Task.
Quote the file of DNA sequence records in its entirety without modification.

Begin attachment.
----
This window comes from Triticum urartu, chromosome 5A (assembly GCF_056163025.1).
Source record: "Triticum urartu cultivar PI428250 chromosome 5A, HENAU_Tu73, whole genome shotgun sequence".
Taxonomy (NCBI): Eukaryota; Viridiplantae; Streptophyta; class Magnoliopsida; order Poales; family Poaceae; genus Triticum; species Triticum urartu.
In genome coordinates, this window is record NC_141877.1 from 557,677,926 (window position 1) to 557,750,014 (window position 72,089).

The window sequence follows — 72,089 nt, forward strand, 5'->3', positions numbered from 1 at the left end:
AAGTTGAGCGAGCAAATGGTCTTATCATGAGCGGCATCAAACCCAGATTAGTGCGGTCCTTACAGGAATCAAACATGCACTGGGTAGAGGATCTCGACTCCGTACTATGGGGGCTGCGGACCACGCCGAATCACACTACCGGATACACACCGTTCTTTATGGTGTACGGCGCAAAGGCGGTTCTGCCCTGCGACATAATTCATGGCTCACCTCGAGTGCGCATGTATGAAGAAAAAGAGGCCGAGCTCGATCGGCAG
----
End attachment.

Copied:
This window comes from Triticum urartu, chromosome 5A (assembly GCF_056163025.1).
Source record: "Triticum urartu cultivar PI428250 chromosome 5A, HENAU_Tu73, whole genome shotgun sequence".
Taxonomy (NCBI): Eukaryota; Viridiplantae; Streptophyta; class Magnoliopsida; order Poales; family Poaceae; genus Triticum; species Triticum urartu.
In genome coordinates, this window is record NC_141877.1 from 557,677,926 (window position 1) to 557,750,014 (window position 72,089).

The window sequence follows — 72,089 nt, forward strand, 5'->3', positions numbered from 1 at the left end:
AAGTTGAGCGAGCAAATGGTCTTATCATGAGCGGCATCAAACCCAGATTAGTGCGGTCCTTACAGGAATCAAACATGCACTGGGTAGAGGATCTCGACTCCGTACTATGGGGGCTGCGGACCACGCCGAATCACACTACCGGATACACACCGTTCTTTATGGTGTACGGCGCAAAGGCGGTTCTGCCCTGCGACATAATTCATGGCTCACCTCGAGTGCGCATGTATGAAGAAAAAGAGGCCGAGCTCGATCGGCAG